Tom and Emily Hunt’s contemporary, eco-friendly, self build home combines style and substance for an affordable £139,000.
“We married in 2007 and wanted to buy a house in Sheffield,” explains Tom. “The end-terrace property we chose had a large driveway to one side, which had once contained two other terraced houses. These were condemned and demolished in the 1970s, but we hoped to get planning consent to build something else on the land.”
The couple moved into their new home, which also doubled as an office for Tom’s burgeoning media products business. Gradually, as staff increased, the business took over two of the three bedrooms and the need for larger dedicated premises became pressing.
“We were out on a bike ride in the spring of 2009 when we passed an amazing contemporary house beside a listed Norman abbey,” recalls Emily, an economist. Inspired by what they had seen, the Hunts posted a note through the door of the house, asking who had designed the three storey property. In return they received an email putting them in touch with Halliday Clark Architects in Bradford. “We explained that we wanted to build something smaller, in a similar style and for a much lower budget, and Adam Clark was extremely excited about the idea,” says Tom.
In November 2009, a planning application was submitted for a geometric three storey end terrace, designed to complement the streetscape without emulating neighbouring houses. This was achieved by matching the red brickwork of surrounding properties and choosing a dark stain for the Siberian larch cladding.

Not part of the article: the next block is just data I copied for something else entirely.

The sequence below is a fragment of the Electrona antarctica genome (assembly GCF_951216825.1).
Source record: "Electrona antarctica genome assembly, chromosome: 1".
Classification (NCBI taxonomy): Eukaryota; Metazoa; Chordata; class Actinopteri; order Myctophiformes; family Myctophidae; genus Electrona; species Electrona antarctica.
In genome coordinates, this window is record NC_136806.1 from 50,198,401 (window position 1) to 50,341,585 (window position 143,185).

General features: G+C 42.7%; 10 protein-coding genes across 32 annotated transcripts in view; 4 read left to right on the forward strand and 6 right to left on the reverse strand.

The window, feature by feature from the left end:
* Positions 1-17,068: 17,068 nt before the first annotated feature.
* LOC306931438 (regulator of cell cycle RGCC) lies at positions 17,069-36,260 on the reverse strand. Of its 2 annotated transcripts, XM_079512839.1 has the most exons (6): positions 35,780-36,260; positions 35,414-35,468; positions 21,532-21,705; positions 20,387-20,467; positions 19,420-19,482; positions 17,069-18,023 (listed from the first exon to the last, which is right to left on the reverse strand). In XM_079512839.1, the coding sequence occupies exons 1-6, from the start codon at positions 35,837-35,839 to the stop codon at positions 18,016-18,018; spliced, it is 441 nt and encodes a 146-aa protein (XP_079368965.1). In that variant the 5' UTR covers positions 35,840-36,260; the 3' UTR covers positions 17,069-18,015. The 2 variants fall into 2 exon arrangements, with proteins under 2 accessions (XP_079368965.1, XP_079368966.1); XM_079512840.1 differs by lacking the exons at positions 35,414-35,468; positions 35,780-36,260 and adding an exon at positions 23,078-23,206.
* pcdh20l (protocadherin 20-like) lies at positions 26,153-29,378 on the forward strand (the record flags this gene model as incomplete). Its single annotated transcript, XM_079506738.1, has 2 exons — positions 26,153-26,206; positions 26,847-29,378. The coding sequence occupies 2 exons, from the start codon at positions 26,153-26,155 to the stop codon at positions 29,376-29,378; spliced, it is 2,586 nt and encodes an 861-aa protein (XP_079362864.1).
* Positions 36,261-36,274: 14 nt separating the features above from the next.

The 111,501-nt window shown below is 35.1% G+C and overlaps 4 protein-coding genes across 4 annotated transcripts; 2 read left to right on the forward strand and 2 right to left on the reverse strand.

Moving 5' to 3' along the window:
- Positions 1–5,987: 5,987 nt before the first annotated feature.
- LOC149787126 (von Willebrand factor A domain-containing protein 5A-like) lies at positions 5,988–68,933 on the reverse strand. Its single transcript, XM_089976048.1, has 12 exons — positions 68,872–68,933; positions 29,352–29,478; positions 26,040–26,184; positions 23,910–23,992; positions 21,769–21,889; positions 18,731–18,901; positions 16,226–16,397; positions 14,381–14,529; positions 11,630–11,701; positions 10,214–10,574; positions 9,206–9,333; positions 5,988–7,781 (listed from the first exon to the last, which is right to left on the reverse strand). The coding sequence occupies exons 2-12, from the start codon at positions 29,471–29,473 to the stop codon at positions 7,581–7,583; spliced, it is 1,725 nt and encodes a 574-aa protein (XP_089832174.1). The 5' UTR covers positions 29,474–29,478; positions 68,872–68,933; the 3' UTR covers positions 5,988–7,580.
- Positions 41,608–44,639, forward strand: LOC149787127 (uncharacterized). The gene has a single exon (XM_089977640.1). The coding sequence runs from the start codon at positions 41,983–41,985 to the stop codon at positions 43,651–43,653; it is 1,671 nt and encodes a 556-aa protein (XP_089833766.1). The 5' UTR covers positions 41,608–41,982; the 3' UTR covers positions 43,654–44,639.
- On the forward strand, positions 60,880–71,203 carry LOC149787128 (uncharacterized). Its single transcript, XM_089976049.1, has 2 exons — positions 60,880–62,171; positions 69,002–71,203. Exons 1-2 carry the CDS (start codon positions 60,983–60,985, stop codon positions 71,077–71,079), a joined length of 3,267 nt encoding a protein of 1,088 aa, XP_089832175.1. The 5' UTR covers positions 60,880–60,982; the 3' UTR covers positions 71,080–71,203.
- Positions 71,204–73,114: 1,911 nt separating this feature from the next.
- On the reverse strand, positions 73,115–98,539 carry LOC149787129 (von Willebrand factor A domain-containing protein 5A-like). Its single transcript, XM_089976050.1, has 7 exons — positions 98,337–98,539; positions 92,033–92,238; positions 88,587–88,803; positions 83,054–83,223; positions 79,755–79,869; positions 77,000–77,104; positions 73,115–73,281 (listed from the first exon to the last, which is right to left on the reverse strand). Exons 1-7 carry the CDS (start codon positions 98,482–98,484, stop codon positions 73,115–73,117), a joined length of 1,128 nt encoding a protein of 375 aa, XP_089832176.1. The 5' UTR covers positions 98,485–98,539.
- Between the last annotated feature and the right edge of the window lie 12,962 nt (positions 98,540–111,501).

Clever use of a tight footprint was made by excavating back into the hillside to form an external yard/bike store, and by creating a roof garden and balconies to further increase the outdoor areas. A building contractor was employed to build the house, using structural insulated panels (SIPs), and the property has been built to Level 4 of the Code for Sustainable Homes, achieving an extremely low overall U-value and high airtightness rating.
Window and door frames are thermally efficient aluminium, and the scheme incorporates mechanical ventilation with heat recovery (MVHR) which when combined with the highly efficient woodburning stove in the main living space, means that Tom and Emily rarely need any additional heating, even in winter.
Whilst the build period was stressful, Tom and Emily can look at their new home and be confident that it was all worth it. As Tom explains, “we knew that it was all in a good cause, and now the house is finished we’ve teamed up with Adam Clark to offer similar live/work designs to others. It’s an affordable concept for inner city living, and has transformed a piece of unloved land into a sustainable home we’re proud to live in.”